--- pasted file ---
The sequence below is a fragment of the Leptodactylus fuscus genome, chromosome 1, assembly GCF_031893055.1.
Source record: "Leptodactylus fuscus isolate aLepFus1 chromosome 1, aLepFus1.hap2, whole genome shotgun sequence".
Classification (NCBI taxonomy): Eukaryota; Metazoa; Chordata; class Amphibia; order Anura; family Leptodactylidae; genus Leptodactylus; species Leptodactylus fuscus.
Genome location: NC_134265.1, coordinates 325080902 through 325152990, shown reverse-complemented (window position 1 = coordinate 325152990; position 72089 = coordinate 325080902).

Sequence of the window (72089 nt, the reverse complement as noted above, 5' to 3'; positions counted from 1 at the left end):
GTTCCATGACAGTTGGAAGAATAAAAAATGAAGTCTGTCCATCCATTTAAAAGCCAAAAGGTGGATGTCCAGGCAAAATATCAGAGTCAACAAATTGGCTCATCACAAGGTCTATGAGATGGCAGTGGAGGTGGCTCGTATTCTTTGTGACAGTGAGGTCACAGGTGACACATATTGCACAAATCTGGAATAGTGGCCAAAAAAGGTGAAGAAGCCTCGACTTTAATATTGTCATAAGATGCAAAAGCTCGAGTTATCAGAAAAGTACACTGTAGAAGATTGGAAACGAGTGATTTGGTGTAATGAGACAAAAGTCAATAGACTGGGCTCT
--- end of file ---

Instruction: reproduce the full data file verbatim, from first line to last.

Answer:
The sequence below is a fragment of the Leptodactylus fuscus genome, chromosome 1, assembly GCF_031893055.1.
Source record: "Leptodactylus fuscus isolate aLepFus1 chromosome 1, aLepFus1.hap2, whole genome shotgun sequence".
Classification (NCBI taxonomy): Eukaryota; Metazoa; Chordata; class Amphibia; order Anura; family Leptodactylidae; genus Leptodactylus; species Leptodactylus fuscus.
Genome location: NC_134265.1, coordinates 325080902 through 325152990, shown reverse-complemented (window position 1 = coordinate 325152990; position 72089 = coordinate 325080902).

Sequence of the window (72089 nt, the reverse complement as noted above, 5' to 3'; positions counted from 1 at the left end):
GTTCCATGACAGTTGGAAGAATAAAAAATGAAGTCTGTCCATCCATTTAAAAGCCAAAAGGTGGATGTCCAGGCAAAATATCAGAGTCAACAAATTGGCTCATCACAAGGTCTATGAGATGGCAGTGGAGGTGGCTCGTATTCTTTGTGACAGTGAGGTCACAGGTGACACATATTGCACAAATCTGGAATAGTGGCCAAAAAAGGTGAAGAAGCCTCGACTTTAATATTGTCATAAGATGCAAAAGCTCGAGTTATCAGAAAAGTACACTGTAGAAGATTGGAAACGAGTGATTTGGTGTAATGAGACAAAAGTCAATAGACTGGGCTCT